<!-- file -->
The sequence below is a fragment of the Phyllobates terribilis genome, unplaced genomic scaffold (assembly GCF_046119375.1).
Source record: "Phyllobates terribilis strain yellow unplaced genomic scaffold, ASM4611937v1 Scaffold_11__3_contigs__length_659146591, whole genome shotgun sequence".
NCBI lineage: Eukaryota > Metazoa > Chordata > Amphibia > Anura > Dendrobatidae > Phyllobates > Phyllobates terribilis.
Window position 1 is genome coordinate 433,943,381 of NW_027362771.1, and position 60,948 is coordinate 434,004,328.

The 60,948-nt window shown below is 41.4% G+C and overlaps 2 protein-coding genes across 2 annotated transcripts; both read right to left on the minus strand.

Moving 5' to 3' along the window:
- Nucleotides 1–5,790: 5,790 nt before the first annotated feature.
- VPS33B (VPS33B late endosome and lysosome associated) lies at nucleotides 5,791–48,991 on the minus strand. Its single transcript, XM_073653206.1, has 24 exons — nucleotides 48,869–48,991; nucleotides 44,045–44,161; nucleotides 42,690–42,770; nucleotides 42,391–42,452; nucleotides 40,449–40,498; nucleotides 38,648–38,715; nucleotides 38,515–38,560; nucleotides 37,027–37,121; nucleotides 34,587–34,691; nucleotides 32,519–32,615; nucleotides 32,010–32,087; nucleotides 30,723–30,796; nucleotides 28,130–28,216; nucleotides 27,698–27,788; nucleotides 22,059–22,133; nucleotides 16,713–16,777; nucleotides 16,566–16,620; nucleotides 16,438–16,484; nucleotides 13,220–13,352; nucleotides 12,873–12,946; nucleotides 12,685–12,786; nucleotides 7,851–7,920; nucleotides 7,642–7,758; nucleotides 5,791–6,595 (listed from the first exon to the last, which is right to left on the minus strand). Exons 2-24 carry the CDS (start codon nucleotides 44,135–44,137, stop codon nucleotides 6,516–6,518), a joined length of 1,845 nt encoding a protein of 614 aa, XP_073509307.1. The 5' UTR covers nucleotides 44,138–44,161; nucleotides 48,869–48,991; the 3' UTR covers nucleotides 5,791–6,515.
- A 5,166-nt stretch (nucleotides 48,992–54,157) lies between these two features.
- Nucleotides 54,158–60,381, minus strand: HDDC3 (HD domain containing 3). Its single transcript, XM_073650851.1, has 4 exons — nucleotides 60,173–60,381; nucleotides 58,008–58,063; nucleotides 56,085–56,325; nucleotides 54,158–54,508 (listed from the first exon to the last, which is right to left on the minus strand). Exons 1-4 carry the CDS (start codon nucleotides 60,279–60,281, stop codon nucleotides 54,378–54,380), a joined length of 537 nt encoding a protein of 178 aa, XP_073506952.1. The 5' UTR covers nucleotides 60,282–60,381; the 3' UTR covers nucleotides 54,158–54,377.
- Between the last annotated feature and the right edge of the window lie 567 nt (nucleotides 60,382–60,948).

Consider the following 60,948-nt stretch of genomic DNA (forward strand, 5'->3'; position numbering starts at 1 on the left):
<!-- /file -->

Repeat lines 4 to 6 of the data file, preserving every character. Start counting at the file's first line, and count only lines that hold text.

Window position 1 is genome coordinate 433,943,381 of NW_027362771.1, and position 60,948 is coordinate 434,004,328.

The 60,948-nt window shown below is 41.4% G+C and overlaps 2 protein-coding genes across 2 annotated transcripts; both read right to left on the minus strand.

Moving 5' to 3' along the window: